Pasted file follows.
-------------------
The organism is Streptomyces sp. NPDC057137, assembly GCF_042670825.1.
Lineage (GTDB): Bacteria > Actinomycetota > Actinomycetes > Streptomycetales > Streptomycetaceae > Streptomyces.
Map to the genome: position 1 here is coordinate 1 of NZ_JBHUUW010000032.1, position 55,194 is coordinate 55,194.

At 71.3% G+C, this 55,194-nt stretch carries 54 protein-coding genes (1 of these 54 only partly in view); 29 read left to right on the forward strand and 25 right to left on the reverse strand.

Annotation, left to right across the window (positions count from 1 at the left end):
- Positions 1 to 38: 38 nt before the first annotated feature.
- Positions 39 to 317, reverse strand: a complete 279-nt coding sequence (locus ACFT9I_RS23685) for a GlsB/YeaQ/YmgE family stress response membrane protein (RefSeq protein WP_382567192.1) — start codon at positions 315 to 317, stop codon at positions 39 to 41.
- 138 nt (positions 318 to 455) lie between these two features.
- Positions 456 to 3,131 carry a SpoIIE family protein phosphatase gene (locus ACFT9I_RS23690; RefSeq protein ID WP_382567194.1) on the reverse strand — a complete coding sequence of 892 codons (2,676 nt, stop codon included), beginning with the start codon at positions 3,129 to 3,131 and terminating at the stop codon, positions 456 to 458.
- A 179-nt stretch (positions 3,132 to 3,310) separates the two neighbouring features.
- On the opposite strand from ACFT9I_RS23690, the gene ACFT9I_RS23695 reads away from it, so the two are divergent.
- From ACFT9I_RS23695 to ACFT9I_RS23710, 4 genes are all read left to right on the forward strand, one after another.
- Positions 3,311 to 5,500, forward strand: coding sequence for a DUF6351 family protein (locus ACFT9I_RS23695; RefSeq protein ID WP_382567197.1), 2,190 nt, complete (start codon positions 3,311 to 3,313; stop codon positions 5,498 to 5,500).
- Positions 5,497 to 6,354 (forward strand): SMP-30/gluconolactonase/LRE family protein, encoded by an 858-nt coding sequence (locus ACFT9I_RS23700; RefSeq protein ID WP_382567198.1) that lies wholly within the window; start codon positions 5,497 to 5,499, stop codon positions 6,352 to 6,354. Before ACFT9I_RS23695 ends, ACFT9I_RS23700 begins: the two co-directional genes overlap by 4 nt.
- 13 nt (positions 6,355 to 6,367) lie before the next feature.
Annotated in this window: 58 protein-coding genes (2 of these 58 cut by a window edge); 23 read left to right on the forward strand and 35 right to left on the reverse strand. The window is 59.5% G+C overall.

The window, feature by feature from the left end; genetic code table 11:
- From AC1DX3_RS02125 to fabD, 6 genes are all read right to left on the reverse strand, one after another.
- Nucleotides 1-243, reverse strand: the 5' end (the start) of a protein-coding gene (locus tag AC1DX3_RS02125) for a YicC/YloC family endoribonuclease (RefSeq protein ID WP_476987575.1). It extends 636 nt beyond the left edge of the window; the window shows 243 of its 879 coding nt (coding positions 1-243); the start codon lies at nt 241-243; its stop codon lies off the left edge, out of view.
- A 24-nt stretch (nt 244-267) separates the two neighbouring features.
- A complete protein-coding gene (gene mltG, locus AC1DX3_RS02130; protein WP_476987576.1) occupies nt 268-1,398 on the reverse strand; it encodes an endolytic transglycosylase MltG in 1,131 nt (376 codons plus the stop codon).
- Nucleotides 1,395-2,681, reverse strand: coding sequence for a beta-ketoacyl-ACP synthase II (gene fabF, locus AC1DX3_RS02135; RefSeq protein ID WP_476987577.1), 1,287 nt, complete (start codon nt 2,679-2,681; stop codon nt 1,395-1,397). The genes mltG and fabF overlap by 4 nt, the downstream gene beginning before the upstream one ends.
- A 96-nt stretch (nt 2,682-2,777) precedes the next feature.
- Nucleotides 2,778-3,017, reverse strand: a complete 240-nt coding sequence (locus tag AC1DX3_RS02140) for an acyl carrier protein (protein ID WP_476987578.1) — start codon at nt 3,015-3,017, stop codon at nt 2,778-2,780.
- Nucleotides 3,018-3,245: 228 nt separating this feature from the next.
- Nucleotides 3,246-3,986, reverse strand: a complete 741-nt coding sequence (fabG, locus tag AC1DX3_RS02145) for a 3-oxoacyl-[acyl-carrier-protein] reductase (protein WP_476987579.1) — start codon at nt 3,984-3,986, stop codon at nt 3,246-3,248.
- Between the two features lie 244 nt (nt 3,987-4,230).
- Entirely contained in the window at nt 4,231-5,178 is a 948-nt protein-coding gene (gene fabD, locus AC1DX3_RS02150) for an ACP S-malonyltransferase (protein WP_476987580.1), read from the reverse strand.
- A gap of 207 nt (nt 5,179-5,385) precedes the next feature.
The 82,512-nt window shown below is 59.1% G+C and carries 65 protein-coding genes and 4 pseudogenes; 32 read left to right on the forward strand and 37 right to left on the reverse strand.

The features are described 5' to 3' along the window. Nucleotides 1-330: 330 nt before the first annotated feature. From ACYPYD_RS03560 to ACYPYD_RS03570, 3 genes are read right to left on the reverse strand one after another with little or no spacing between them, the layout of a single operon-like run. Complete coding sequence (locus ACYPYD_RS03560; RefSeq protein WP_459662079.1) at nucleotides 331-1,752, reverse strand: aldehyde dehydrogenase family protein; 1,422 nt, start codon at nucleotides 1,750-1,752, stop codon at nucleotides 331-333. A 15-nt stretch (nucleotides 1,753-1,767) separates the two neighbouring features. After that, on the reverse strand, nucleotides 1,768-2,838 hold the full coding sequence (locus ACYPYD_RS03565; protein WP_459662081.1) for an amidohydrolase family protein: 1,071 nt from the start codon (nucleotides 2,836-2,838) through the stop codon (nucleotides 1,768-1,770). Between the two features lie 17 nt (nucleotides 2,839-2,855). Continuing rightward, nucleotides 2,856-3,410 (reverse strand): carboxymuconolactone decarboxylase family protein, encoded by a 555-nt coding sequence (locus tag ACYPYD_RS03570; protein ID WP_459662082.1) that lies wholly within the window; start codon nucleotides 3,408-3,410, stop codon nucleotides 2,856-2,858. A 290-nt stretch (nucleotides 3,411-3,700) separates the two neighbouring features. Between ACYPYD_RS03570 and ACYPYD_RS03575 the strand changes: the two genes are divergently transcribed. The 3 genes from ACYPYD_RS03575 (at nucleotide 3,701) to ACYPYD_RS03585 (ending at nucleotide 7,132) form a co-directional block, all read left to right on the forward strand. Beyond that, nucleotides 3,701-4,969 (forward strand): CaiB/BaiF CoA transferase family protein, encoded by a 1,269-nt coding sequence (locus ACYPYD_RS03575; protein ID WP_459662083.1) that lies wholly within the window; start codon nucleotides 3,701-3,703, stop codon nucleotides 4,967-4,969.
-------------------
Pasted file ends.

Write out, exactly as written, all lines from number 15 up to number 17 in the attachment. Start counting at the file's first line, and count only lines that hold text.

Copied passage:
- 13 nt (positions 6,355 to 6,367) lie before the next feature.
Annotated in this window: 58 protein-coding genes (2 of these 58 cut by a window edge); 23 read left to right on the forward strand and 35 right to left on the reverse strand. The window is 59.5% G+C overall.

The window, feature by feature from the left end; genetic code table 11: